Infantry Anniversary Special Issue
November 2008

 

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Exercise Kakadu 2005

A Foreword by
His Excellency
Major General Michael Jeffery
AC CVO MC (RETD)
Governor-General of the Commonwealth of Australia
for the Royal Australian Infantry 60th Anniversary issue of CONTACT

...I know that this infantry edition of CONTACT will be enjoyed by former and current-serving Australian infantrymen and I hope it will also give families, friends and other members of the community an insight into this distinguished group of men who have given so much to our nation.


Exercise Kakadu 2005

Until 1950 the Defence Act precluded the raising of full-time or ‘standing’ infantry, armour or cavalry units in Australia.
In fact, when the Darwin Mobile Force was raised in 1939, ‘infantry’ soldiers were actually enlisted as artillerymen – even using the ranks of gunner and bombardier.
Legislation also prevented any soldier from serving overseas unless he specifi cally volunteered to do so. For this reason, after the outbreak of each of the World Wars, an Australian Imperial Force was raised on a volunteer basis for overseas service.
The perceived threat of Japanese invasion in 1942 did see Australian militia used overseas, but these were sent to carefully defi ned areas that were mostly Australian territories in Papua and New Guinea.
Australia fought the Second World War with three armies – the Permanent Military Forces (PMF), the Australian Imperial Force (AIF) and the militia – each with its own conditions of service...


Exercise Kakadu 2005

WHAT KEEPS A TEAM TOGETHER DESPITE THE HARDSHIPS OF OPERATIONS AND THE WORRIES OF THE HOME FRONT?
When I received my skippy badge after fi nishing infantry IET at Singleton, I read its motto, “Duty First”. I heard the duty-fi rst call from angry sergeants dispelling whingeingdigger syndrome or at army history lectures but, at that time, I really didn’t
grasp or appreciate it. Even though I respected the badge’s signifi cance, the history behind it and the corps it represents, I felt I hadn’t done enough to understand the real sacrifi ces its motto engenders.
But that was then and this is now. I have seen what ‘duty first’ is all about.
I am not going to call them a platoon or even sections, for that would not do justice to the qualities that have developed over 15 months of training and operations together. I will simply call them a team, for they have all the qualities a winning team has – mateship, respect, motivation, professionalism, compassion, humour, unity and toughness – physical and mental.
I am writing about ‘the team’ because I am proud of them, not because they have done anything extraordinary, but because they did their job and did it well.
When the majority came together in September 2005, little did they know they wouldn’t be home until May 2007...

Words Private Jonathon Morison
Pics Corporal Ricky Fuller


CONTACT RA Inf Special Issue Nov 2008

When things went bad in East Timor in 1999, Australia was ready to react. Given the scale of the operation, the reaction was relatively swift – though, listening to the media, who wanted everything done ‘yesterday’, one might be forgiven for thinking otherwise.
One has to remember that nothing on this scale had been attempted by the Australian Defence Force since Vietnam.
We also went in as an Australian-led multinational force –although we had UN sanction, it was not a UN mission – which was also a unique experience for what was essentially a peacetime defence force depleted by evertightening
annual budgets. The Army in particular was the poor cousin at the budget table at that time.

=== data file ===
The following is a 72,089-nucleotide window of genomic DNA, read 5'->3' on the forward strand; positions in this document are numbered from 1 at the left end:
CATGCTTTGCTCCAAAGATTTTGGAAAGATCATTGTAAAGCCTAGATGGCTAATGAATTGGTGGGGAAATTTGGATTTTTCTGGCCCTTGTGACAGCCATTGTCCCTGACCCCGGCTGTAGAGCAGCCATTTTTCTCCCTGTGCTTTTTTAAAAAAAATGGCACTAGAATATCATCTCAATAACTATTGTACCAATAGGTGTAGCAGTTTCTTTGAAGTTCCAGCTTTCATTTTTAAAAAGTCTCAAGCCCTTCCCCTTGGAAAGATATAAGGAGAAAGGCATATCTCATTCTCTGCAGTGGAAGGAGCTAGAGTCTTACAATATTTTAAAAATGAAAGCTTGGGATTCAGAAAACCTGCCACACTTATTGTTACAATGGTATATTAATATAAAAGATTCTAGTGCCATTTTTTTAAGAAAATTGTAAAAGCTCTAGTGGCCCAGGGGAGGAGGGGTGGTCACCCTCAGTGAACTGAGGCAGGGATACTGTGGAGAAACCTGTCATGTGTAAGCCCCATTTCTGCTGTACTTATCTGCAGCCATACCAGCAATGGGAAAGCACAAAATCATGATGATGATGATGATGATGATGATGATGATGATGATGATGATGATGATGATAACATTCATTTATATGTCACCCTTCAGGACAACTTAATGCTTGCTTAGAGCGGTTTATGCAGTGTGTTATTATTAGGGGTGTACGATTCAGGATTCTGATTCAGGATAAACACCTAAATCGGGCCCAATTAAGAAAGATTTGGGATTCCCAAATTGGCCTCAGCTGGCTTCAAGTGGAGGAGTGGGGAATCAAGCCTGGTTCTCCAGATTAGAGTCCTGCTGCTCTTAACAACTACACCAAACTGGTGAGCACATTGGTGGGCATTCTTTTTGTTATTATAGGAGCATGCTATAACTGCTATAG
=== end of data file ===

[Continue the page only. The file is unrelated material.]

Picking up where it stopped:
None of this big-picture stuff meant much to the guys on the ground, however. They, as usual, were the mushrooms – kept in the dark and fed bullshit.
As a rifleman with 3RAR, Shane Van Duren was one of the soldiers on the bottom rung of the ladder, expected to hit the ground running, but with little solid info on what was actually going on.
But then, for he and his colleagues, that was nothing new...

Words Shane Van Duren and Brian Hartigan
Pics ADF


CONTACT RA Inf Special Issue Nov 2008

Shane Van Duren saw service as part of the International Force East Timor as a rifleman in 3RAR, and later joined the French Foreign Legion.
During a lengthy interview for another story in this special issue, I felt some of Shane’s insights on infantry life were too good to cull, yet didn’t quite fi t into the flow of that other story – ‘More arse than class; Timor and beyond’.
Here, therefore, is what Shane Van Duren sees as the essence of service and the high standards maintained by the Royal Australian Infantry Corps...

Words Shane Van Duren and Brian Hartigan
Pics ADF


CONTACT RA Inf Special Issue Nov 2008

It’s been said that you can sail past it, fly or drive over it, but the ground will never belong to you until an infantryman stands firm and digs a hole in it.
While respecting the other services and supporting corps, I must say I believe this statement is true and that even in the most non-conventional situations this is still and will probably always be the case.
But I’m also a firm believer in Mr Murphy, whose holy laws of combat don’t always shine down in favour of the lowly infantryman.
After two solid years of close-country and junglewarfare training with the 1st Battalion, I probably should have expected that we were going to be deployed to the desert in northern Africa – thanks Murphy.
From day one in country we did it all – humanitarian missions, defended water points, protected convoys, manned vehicle check points, kicked in some doors and yes, even dug a few holes...

Words AJ Shinner
Pics ADF and Shinner collection


CONTACT RA Inf Special Issue Nov 2008

Long Tan, Coral and Balmoral are names synonymous with Australian bravery and, in many cases, represent the full extent of general knowledge of Australia’s involvement in Vietnam.
However, during January and February 1968, Australian regular and national service soldiers fought another battle that could easily have gone down in the annals of history as one of the greatest engagements of the war, were it not overshadowed by the bigger picture of the first Tet Offensive.